• Tom

      Interesting, a group vs. group situation where a secular people were “outcompeted” by the religious.  Numbers were probably heavily in the religious’ favor, and we could stop there and say the secular community had no chance.  Yet, when religious groups in England were on the brink of destruction (Puritans.  I don’t blame then for wanting them out!), they utilized their strong coherence to execute an escape to the New World, where they continued to survive (despite TERRIBLE living conditions).

      Could these German freethinkers have had a better outcome if they “herded the cats” of their community and utilized their coherence to make their own escape?

    • Evidential Truth

      This is false. I live in Central Texas and have German heritage from here and know the immigration stories to here. They were escaping atheistic, Marxist world views that were ever growing. They built church buildings here that reminded them of home. I would like to see more evidence that atheists have a moral upper hand, because relativism causes atheists to need not discuss morals, because they accept everyone’s morals as opinion.

      • Demonhype

         This is false.  Get your facts straight.  Atheists do have plenty of reason to discuss morals (and frequently do) and do not accept everyone’s morals as opinion.  Atheists possibly have more reason than theists to discuss morals, as they do not  believe morals or ethics are bestowed on humanity from some supernatural source whose word is law that must never be questioned nor denied.  This does not mean that atheists have no morals or have no basis for morality or have no idea what morals should be based on.

        And I can’t remember when I’ve heard an atheist claim that “everyone’s opinions are equally valid”, except perhaps out of the mouth of faitheist accommodationists who are always eager to pretend to justify or ignore the ugly side of religion so they can get a crumb thrown to them by the theists.  They are not commonly well-regarded by anyone but the theists themselves.

      • Coyotenose

        The Bible’s “Because God Said So” is the ultimate in subjective morality. Thanks for playing, here’s your blender.

  • http://pulse.yahoo.com/_JBAMPHNDKNSKDNVTY3VRYGWMYQ Jack

    “…Those that survived longest were those that demanded sacrifices of members…”

    Am I the only one seeing the creepy similarity?

    http://en.wikipedia.org/wiki/The_Lottery

  • Anonymous

    Aside from the variable  effects of faith, I think the notion that what we are talking about is “faith” is itself questionable. Religious themes are most effective in promoting community cohesion under circumstances when their truth remains unquestioned. The themes of faith emerge in the spotlight when that becomes less and less possible. So, the question for most modern nations is not whether or not it would be better if we all believed; it is whether or not the deeply compromised beliefs should still dominate public life.

  • Anonymous

    I wonder if Kristof was ever a church president or served as board member or held any other position. Really participating in the workings of a church is much different then sitting in a pew and throwing a few bucks in the basket. Running a church is just like any other organization. Politics, battles, hard feelings, nutty member requests etc, will sour your opinion of how great these so called caring organizations are.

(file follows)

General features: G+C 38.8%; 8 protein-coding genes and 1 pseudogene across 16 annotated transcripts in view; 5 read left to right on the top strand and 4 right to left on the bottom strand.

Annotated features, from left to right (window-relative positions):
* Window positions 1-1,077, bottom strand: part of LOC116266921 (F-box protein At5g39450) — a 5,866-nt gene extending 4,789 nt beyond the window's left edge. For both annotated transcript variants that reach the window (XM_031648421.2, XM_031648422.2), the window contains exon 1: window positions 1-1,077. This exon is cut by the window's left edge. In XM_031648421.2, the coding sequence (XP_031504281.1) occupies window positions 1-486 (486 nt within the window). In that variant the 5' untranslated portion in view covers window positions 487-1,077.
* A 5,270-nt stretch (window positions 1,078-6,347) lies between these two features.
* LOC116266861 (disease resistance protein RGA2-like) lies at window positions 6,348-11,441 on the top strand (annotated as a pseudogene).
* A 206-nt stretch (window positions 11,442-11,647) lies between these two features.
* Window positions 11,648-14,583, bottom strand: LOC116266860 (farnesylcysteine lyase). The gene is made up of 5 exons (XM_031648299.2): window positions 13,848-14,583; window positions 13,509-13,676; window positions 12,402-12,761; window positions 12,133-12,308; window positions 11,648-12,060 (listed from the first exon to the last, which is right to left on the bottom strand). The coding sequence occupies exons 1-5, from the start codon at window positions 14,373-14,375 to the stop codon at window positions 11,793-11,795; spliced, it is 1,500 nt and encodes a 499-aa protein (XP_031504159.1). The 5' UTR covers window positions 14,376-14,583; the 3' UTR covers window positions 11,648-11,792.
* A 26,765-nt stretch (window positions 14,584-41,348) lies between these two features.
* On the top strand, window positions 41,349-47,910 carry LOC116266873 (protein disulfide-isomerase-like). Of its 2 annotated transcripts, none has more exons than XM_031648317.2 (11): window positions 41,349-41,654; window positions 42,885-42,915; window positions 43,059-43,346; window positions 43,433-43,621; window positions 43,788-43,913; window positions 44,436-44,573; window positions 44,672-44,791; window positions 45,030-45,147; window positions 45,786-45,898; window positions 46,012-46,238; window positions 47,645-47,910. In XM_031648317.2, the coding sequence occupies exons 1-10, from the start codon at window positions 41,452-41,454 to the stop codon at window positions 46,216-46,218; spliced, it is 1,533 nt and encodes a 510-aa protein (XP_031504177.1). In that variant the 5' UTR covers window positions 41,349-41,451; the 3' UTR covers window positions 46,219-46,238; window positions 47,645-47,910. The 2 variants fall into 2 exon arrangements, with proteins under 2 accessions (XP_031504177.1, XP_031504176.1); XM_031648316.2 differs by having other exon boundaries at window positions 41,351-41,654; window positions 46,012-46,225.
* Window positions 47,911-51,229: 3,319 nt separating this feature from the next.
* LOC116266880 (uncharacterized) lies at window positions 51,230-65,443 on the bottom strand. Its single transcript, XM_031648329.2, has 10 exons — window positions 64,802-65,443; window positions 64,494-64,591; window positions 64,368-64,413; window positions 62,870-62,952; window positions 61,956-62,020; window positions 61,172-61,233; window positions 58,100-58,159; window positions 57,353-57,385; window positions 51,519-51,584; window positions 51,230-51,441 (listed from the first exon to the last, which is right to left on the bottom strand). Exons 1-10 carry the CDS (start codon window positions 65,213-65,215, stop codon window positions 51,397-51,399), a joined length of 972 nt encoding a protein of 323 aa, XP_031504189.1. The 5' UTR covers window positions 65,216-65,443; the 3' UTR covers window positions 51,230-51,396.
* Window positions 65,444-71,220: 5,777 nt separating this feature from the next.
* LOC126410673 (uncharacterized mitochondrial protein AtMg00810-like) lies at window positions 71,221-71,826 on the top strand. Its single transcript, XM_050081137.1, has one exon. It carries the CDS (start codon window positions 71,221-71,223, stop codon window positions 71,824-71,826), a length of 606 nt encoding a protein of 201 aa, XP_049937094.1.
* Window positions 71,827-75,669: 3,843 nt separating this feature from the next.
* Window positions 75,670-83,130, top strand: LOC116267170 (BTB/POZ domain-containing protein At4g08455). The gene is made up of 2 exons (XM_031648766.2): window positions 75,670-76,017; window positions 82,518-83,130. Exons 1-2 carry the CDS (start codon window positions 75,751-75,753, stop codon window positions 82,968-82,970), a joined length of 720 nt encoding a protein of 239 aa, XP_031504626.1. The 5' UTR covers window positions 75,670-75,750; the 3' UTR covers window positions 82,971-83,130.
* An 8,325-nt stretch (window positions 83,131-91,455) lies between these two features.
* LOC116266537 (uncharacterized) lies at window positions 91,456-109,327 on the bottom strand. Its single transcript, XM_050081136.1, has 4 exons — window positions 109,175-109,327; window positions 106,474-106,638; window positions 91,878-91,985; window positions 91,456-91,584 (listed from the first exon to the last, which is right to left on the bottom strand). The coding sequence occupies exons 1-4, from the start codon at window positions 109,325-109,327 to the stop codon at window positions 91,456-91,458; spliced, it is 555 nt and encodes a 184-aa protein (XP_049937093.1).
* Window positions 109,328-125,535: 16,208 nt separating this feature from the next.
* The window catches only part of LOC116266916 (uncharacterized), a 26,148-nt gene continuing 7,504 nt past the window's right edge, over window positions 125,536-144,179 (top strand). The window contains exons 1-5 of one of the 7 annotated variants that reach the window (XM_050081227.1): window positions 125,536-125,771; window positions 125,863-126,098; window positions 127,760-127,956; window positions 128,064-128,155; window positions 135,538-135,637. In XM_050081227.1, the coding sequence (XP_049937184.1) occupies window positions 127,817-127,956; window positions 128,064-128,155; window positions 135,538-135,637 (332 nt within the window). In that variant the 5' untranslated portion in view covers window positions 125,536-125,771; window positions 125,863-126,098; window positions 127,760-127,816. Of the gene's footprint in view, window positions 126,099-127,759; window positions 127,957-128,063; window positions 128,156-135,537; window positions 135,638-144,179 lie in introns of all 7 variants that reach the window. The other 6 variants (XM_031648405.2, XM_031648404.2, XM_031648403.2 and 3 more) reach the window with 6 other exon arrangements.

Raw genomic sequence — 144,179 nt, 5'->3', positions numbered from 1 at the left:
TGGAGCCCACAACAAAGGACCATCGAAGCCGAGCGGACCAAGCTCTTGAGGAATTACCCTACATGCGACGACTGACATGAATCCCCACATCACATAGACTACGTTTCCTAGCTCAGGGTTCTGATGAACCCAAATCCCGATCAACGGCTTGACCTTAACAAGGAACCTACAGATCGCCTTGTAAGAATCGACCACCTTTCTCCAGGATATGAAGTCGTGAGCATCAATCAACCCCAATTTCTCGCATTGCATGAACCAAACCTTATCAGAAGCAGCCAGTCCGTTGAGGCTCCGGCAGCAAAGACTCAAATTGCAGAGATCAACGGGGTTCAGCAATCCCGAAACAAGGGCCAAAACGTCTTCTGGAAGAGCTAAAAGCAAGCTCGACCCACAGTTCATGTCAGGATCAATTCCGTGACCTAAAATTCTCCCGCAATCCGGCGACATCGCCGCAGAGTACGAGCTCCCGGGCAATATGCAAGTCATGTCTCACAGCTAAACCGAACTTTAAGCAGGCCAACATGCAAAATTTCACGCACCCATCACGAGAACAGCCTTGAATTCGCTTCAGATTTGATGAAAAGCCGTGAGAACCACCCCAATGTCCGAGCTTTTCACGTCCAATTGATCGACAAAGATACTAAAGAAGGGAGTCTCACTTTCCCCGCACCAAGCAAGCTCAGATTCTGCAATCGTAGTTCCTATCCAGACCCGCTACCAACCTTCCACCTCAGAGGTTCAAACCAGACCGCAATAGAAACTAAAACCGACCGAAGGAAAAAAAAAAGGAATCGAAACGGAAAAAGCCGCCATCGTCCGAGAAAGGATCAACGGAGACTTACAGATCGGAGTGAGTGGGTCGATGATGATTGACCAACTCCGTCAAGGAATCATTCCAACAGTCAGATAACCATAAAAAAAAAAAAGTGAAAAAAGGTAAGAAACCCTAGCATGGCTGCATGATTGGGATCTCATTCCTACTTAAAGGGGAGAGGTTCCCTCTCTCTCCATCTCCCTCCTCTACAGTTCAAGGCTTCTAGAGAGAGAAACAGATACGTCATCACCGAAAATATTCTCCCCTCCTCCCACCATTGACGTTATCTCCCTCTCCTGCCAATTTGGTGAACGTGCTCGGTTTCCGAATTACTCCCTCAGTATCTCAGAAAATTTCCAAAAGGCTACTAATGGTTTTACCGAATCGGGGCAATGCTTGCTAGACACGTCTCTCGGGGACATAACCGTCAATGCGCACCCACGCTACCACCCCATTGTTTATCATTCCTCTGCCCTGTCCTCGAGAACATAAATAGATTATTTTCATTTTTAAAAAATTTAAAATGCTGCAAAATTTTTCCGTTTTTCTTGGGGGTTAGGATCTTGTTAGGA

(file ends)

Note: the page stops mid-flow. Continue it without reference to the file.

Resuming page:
• http://www.facebook.com/people/Margaret-Whitestone/100001682409207 Margaret Whitestone

    “Haidt cites research showing that a fear of God may make a society more ethical and harmonious.”And belief in Santa can cause children to behave better.  Does that mean we should encourage belief in mythical figures to control people? 

  • CG

    The “New Atheists” are wrong that religion is harmful and irrational. More importantly, atheist beliefs are untrue. There’s no credible evidence that faith is bad, that Jesus is a lie, or that your prayers go unanswered.

    Atheism may give you something to identify with, but that false comfort rests on you accepting a lie. I, and many other religious people, don’t want to live that way.

    • Curt Cameron

      This is a joke, right? It’s just too perfectly ironic to actually be sincere.

      • http://squeakysoapbox.com/ Rich Wilson

        No.  About 5 minutes of digging reveal it to be either true, or very very deep Poe.

    • Anonymous-Sam

      There’s plenty of credible evidence proving that prayers go unanswered. Pray for an amputee to be healed. Observe the results.

  • http://www.facebook.com/roccim Marlo Rocci

    “A celestial North Korea”.  Hitch had it right.  we can do without Kim Jung Yaweh.

  • http://pulse.yahoo.com/_RPPWVLMFKJ7QCHLEVQAR5GSL5M momma J

    Can you prove that you are right? Can you prove that Christianity is not true or that God does NOT exist? Didn’t think so. 

    Just because this is what you think, or because He does not conform to how you think God should look/act like does not disprove His existence. 

    I guess sooner or later we will both know. For me, I’d rather find out I was wrong. If I’m wrong I’m only out the 80 years or so that I lived on the earth, which actually my life following religion has been quite fantastic! If you are wrong though then what you are risking is eternal punishment…which does not sound fantastic at all to me. Man, I wouldn’t play around with that if I were you!

    • Piet Puk

       Tired old non-argument. Please try better.

    • Coyotenose

       I’m sorry, but this is simply ignorant to the point of stupidity. Your Pascal’s Wager was refuted CENTURIES ago, because it never made any sense. Why are Creationists always so far behind?

      Can you prove that Zeus is not true? Didn’t think so. Therefore I win.

      See how that works?